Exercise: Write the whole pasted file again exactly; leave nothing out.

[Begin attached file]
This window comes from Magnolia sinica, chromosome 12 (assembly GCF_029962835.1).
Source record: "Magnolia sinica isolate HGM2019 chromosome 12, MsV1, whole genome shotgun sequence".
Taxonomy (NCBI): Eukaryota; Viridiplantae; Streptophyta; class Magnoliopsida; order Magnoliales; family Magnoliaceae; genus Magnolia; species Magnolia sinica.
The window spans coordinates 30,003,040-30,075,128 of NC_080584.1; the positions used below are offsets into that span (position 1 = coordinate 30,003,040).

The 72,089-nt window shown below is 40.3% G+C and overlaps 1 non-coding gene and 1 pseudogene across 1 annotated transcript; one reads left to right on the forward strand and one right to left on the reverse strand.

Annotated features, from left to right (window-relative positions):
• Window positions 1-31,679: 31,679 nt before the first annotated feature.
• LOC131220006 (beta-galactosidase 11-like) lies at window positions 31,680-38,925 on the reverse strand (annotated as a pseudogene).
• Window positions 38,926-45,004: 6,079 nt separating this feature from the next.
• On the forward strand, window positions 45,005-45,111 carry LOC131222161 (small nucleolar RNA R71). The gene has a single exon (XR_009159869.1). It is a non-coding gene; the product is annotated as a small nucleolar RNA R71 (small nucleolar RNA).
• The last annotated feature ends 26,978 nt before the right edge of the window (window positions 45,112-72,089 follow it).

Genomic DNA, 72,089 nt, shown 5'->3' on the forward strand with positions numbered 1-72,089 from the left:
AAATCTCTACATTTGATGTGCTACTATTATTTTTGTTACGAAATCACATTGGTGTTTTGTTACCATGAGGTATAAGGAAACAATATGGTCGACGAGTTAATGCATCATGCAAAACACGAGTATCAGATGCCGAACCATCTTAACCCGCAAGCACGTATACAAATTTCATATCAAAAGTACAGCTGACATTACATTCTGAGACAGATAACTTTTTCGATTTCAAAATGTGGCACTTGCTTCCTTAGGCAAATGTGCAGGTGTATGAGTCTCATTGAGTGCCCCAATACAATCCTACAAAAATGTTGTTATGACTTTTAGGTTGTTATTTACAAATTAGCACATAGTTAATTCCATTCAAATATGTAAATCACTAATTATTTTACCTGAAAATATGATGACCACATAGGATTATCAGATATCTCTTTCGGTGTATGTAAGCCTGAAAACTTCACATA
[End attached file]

This window comes from Magnolia sinica, chromosome 12 (assembly GCF_029962835.1).
Source record: "Magnolia sinica isolate HGM2019 chromosome 12, MsV1, whole genome shotgun sequence".
Taxonomy (NCBI): Eukaryota; Viridiplantae; Streptophyta; class Magnoliopsida; order Magnoliales; family Magnoliaceae; genus Magnolia; species Magnolia sinica.
The window spans coordinates 30,003,040-30,075,128 of NC_080584.1; the positions used below are offsets into that span (position 1 = coordinate 30,003,040).

The 72,089-nt window shown below is 40.3% G+C and overlaps 1 non-coding gene and 1 pseudogene across 1 annotated transcript; one reads left to right on the forward strand and one right to left on the reverse strand.

Annotated features, from left to right (window-relative positions):
• Window positions 1-31,679: 31,679 nt before the first annotated feature.
• LOC131220006 (beta-galactosidase 11-like) lies at window positions 31,680-38,925 on the reverse strand (annotated as a pseudogene).
• Window positions 38,926-45,004: 6,079 nt separating this feature from the next.
• On the forward strand, window positions 45,005-45,111 carry LOC131222161 (small nucleolar RNA R71). The gene has a single exon (XR_009159869.1). It is a non-coding gene; the product is annotated as a small nucleolar RNA R71 (small nucleolar RNA).
• The last annotated feature ends 26,978 nt before the right edge of the window (window positions 45,112-72,089 follow it).

Genomic DNA, 72,089 nt, shown 5'->3' on the forward strand with positions numbered 1-72,089 from the left:
AAATCTCTACATTTGATGTGCTACTATTATTTTTGTTACGAAATCACATTGGTGTTTTGTTACCATGAGGTATAAGGAAACAATATGGTCGACGAGTTAATGCATCATGCAAAACACGAGTATCAGATGCCGAACCATCTTAACCCGCAAGCACGTATACAAATTTCATATCAAAAGTACAGCTGACATTACATTCTGAGACAGATAACTTTTTCGATTTCAAAATGTGGCACTTGCTTCCTTAGGCAAATGTGCAGGTGTATGAGTCTCATTGAGTGCCCCAATACAATCCTACAAAAATGTTGTTATGACTTTTAGGTTGTTATTTACAAATTAGCACATAGTTAATTCCATTCAAATATGTAAATCACTAATTATTTTACCTGAAAATATGATGACCACATAGGATTATCAGATATCTCTTTCGGTGTATGTAAGCCTGAAAACTTCACATA